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  • Fox’s Chris Wallace: Bill Taylor Was ‘Very Impressive’ and ‘Very Damaging’ to Trump

    During the first recess in Wednesday’s public impeachment hearing, Fox News anchor Chris Wallace noted that top Ukraine diplomat Bill Taylor was a “very impressive witness” and that his testimony was “very damaging” to President Donald Trump.In his lengthy opening statement on Wednesday, Taylor revealed for the first time that Trump’s interest in Ukraine investigating former Vice President Joe Biden and his son went even further than originally known. According to Taylor, U.S. Ambassador to the EU Gordon Sondland called Trump from Ukraine and the president pressed him on “the investigations.” Following the call, Sondland told a Taylor staffer that Trump “cares more about the investigations of Biden” than Ukraine.“Well, as somebody who has covered a lot of trials, and I know Judge [Kenneth] Starr has probably been on a lot more than I have, when you listen to direct examination and the prosecutor for-is talking to the plaintiff and the plaintiff is getting a chance to tell his story, it usually is pretty devastating,” Wallace said during Fox News’ hearing coverage. “And then when you get cross-examination by the defense attorney, sometimes it turns out not to be quite as effective.”Noting that observers had yet to hear from the Republicans or their minority counsel, Wallace emphasized how compelling Taylor’s testimony was. “Having said that, I think that William Taylor was a very impressive witness and was very damaging to the president,” the anchor declared.Wallace further said that it helped that Taylor had kept copious notes throughout and that he “has a voice like Edward R. Murrow,” adding that the ambassador was a “pretty impressive presence” and “very nonpolitical.”Starr, who was also on the panel, agreed with Wallace that Taylor was impressive but claimed that all of his testimony was “hearsay” and wouldn’t be admissible in a court of law. After Starr noted that military aid to Ukraine was eventually released on Sept. 11, suggesting that this meant there was no quid pro quo tied to Ukrainian investigations, Wallace offered a counterpoint.“Can I just say as a point? It was released two days after the whistleblower complaint went to the Intelligence Committee,” the Fox News Sunday host retorted.Read more at The Daily Beast.Got a tip? Send it to The Daily Beast hereGet our top stories in your inbox every day. Sign up now!Daily Beast Membership: Beast Inside goes deeper on the stories that matter to you. Learn more.

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  • 'Treated as a criminal': Walmart receipt and bag checks anger customers. Your rights explained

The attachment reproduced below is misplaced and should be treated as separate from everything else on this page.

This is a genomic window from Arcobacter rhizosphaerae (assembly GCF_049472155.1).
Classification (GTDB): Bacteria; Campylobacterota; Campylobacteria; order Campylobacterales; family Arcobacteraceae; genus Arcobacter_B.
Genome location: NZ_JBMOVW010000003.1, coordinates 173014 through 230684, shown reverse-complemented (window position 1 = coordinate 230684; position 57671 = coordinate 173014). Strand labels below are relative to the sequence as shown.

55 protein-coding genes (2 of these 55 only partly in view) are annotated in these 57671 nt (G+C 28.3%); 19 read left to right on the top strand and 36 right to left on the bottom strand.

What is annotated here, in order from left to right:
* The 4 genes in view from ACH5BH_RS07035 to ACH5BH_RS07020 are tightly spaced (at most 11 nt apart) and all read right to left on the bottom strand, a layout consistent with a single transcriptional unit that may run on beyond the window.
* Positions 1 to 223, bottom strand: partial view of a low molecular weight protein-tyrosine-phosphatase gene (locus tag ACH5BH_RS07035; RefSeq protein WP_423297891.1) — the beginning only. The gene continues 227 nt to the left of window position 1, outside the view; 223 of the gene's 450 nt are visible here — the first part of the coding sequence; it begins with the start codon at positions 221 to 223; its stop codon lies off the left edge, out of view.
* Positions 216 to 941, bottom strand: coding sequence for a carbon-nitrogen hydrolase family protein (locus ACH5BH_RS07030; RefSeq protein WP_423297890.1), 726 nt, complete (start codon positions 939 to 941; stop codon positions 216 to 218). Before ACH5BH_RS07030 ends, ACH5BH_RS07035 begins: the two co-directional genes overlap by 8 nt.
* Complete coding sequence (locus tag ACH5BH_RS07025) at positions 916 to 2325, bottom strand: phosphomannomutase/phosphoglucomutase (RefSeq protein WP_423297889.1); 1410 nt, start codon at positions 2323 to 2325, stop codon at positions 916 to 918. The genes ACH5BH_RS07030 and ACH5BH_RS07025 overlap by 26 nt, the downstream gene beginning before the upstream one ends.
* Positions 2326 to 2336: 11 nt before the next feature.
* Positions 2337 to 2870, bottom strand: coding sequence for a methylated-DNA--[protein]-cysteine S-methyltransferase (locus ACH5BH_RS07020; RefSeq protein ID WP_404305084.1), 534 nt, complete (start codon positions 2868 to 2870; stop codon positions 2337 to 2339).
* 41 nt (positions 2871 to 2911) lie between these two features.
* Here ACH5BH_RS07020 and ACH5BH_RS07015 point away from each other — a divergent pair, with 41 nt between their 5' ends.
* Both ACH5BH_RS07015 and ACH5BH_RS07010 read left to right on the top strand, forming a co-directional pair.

An apparent step-up of receipt and shopping bag checks at Walmart has sparked customer complaints, raising concerns about shoppers' rights."It was not a request, it was a demand," said Penny Rintoul of Vaughan, Ont., about a recent receipt check just before she exited Walmart with her purchases. She said her local Walmart increased its checks in the spring."It's very angering and demeaning." The Canadian Civil Liberties Association (CCLA) said it's investigating the practice of retailers doing routine security checks at the exit, concerned that the way they're conducted may jeopardize customers' rights. Michael Bryant, CCLA's executive director and general counsel, said retailers should get consent before checking receipts or bags. And if no consent is provided, he said, customers are under no obligation to comply. "Their right is to say, 'Thanks, but no thanks,' and walk away," said Bryant."Some people feel strongly about their privacy and, in fact, the way our laws work, that privacy and liberty is protected."In a 2016 ruling on a case involving a suspected shoplifter, an Ontario Superior Court judge wrote that a retailer can detain a suspect if there are reasonable grounds, but - even then - it would have to get consent to do a search. Walmart didn't directly address questions from CBC News about customers' rights including what happens if shoppers refuse receipt checks. The retail giant also didn't say if it has stepped up its security checks."To assist in our efforts to manage costs and offer everyday low prices, customers may be asked to show their receipts as they exit our store to ensure the checkout process went smoothly," said Walmart Canada spokesperson Adam Grachnik in an email.CBC News interviewed several customers who said they weren't "asked," and instead felt pressured to comply.Paula Fletcher of Renfrew County, Ont., said that in August, a Walmart employee watched as she scanned her groceries at self-checkout, and then insisted on inspecting her receipt and shopping bag. "She did not make it an option," said Fletcher. "I don't like being treated as a criminal," she said. "If they don't trust us, they shouldn't have self-checkout." Walmart's recent addition of self-checkout machines appears to be a driving force behind receipt checks. In response to customer complaints on social media, the retailer has replied repeatedly that it's doing the checks to ensure the self-checkout process "went smoothly" and that all items have been scanned. Studies suggest that stores adding self-checkouts can experience more theft because thieves believe the risk of getting caught not scanning items is low.Amy Fraser of Sydney Mines, N.S., said she has experienced frequent receipt and occasional shopping bag inspections in the past five months at Walmart, both after using self-checkout and checking out with a cashier. She said she reached her limit last month when a Walmart employee demanded to check her receipt, just as she prepared to feed her baby before exiting. "He's like pouncing, 'You have your receipt?'" said Fraser. "I just [felt] like walking out and being like, 'No, no, call the cops on me.'"So what happens if a retailer calls the cops? Toronto security consultant James Reese said a retailer needs to have evidence of theft for police to take action. "If they did not see you take something, they cannot come after you just for refusing to show your bags or receipt," he said. In the 2016 case involving the suspected shoplifter, the judge also wrote that "if a store owner is mistaken and no theft has occurred, their detention of a customer makes them liable for … false imprisonment."However, shoppers rejecting receipt checks do risk being banned from the store, said Reese."That's within the merchant's prerogative."What about Costco?Retail giant Costco also checks customers' receipts. However, Costco customers are required to sign up for a membership, which means they may have provided consent - depending on how clearly the rules are laid out, said CCLA's Bryant."They need to tell people about it."Costco didn't reply to requests for comment, but CBC News found its policy on its website in the "membership conditions" section. It says customers are required to show receipts to ensure that "you have been properly charged for your purchases" and to maintain accurate inventory control.At Walmart, there's no membership requirement and customers interviewed said they saw no in-store warnings that they'd be checked. Last week, CBC News did discover signs at several Toronto-area Walmarts which stated, "Please have Receipt ready for Proof of Purchase." But a Toronto criminal lawyer argues that's not good enough. "Just because there's a sign doesn't mean that someone's read it or understood it," said Anthony Moustacalis."Consent does need to be fully informed," he said. "That generally means that you need to know that you have a right to refuse."There's no question that shoplifting is a problem for retailers, especially when it comes to self-checkout. But retailers still need to play by the rules, even when tackling emerging technologies, said Bryant. "New technology should never mean giving up your rights."